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Data Exploration

# Data Exploration

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Data exploration can be attempted with almost any type of data, although in practice it is most useful where there are a large number of variables and observations. The main aim of data-exploration techniques is to synthesize and process the interrelationships between observations in such a way to make the patterns obvious to the experimenter.
Data exploration can be attempted with almost any type of data, although in practice it is most useful where there are a large number of variables and observations. The main aim of data-exploration techniques is to synthesize and process the interrelationships between observations in such a way to make the patterns obvious to the experimenter.

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04/09/2013

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Statistics
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Sub: Statistics Topic: Data exploration
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DATA

EXPLORATION

Data exploration can be attempted with almost any type of data, although in practice it is most usefulwhere there are a large number of variables and observations. The main aim of data-explorationtechniques is to synthesize and process the interrelationships between observations in such a way tomake the patterns obvious to the experimenter. These techniques are less concerned with
P
-valuesand should be treated as ways to generate hypotheses rather than test them. Several of the morecommonly employed techniques are considered here. This is certainly not an exhaustive list but itdoes provide a flavor of the sort of techniques that are available. The simplest and perhaps mostobvious way to generate new hypotheses or to explore relationships between variables is to plotthem. Many statistical packages, including SPSS and MINITAB, will produce a matrix of scatterplotswith each cell of the matrix having a different plot of two variables. This sort of visual aid will give ageneral feel for which variables are related to which as well as for the
‘shape’ of the data. Don’t be
afraid to experiment with different types of plot before moving on to more standard methods. Theseare two very similar techniques that weight all the available variables to provide the maximumdiscrimination between individuals. The idea of principal component analysis (PCA; a.k.a. factoranalysis, principal axes) is very similar, in many ways, to correlation and regression. The technique canbe applied to any data set that has two or more observations for each individual (e.g. several differentmorphometric measurements from the same specimen). There are assumptions about the data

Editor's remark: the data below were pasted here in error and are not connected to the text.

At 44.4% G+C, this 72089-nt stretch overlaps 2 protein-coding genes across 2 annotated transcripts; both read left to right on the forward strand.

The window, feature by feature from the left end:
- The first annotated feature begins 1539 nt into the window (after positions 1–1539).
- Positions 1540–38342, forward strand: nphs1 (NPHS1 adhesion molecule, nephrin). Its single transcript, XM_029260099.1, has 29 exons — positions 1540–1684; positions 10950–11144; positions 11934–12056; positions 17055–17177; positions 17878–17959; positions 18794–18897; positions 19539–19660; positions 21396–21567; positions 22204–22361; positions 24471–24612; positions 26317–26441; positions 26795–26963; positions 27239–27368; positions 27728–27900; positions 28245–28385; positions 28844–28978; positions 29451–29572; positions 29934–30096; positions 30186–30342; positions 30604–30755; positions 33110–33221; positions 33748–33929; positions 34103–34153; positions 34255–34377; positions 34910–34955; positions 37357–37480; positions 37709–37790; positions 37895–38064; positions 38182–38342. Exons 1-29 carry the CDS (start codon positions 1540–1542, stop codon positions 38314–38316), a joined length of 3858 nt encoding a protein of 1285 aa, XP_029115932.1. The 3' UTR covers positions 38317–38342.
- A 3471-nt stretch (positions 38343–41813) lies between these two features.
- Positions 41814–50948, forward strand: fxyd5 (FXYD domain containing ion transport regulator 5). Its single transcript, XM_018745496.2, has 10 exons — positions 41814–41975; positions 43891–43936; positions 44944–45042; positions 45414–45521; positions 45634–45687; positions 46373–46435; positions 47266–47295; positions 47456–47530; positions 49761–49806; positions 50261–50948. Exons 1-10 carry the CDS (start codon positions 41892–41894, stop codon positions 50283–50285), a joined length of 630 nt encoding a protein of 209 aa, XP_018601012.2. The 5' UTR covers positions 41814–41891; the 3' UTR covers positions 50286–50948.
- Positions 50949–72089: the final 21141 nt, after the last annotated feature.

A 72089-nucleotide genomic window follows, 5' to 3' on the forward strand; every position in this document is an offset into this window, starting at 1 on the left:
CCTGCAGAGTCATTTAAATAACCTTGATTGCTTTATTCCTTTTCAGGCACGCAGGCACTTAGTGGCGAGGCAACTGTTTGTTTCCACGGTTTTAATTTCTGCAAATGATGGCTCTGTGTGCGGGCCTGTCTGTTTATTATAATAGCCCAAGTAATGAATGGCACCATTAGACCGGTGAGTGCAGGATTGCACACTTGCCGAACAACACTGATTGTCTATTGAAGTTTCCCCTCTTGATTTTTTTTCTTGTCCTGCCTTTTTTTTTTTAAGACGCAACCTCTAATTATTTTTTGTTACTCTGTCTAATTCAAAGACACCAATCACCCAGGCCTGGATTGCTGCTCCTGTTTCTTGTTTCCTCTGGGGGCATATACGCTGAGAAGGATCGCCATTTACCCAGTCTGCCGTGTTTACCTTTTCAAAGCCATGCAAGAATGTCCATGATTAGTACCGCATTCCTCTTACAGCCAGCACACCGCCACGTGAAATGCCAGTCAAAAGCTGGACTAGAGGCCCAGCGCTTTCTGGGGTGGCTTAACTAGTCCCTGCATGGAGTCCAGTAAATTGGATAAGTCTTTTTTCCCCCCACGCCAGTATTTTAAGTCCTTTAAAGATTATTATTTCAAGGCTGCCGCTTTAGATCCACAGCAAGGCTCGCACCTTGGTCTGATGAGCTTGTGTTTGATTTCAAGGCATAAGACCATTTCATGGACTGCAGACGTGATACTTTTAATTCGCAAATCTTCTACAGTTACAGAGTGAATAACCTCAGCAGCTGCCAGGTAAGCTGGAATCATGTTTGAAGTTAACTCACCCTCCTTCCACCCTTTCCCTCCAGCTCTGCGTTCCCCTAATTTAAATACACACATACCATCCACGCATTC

–
thatit is continuous and normally distributed
–
but these can be overlooked if the purpose of the test is togenerate further hypotheses. The technique can be visualized well when there are only twoobservations for each individual. First imagine a scatterplot of two variables that are correlated suchthat the points fall within an oval cloud. PCA will determine the line through the points that passesthrough the long axis of the cloud and will use
that as the first principal axis or ‘principal component’.
A line through the cloud of points at right angles to the first axis will generate a second principalcomponent. Of course this process occurs in multidimensional space within the computer with one

Sub: Statistics Topic: Data exploration
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dimension for each of the variables included in the analysis
and the ‘lines’ through the clouds of
points being formed by weighting each of the variables appropriately. In this way PCA synthesizes thedata from a mass of variables into a set of compound axes. The first axis will explain the mostvariation, then the second and so on. Therefore inspection of the weightings of the first few axes willshow which variables contribute most to the differences between individuals. In morphometricanalysis it is usually the case that individual specimens will vary in size. The first principal axis willnearly always account for size and it is often employed as a method for removing size from theanalysis leaving aspects
of ‘shape’ for the second and subsequent axes.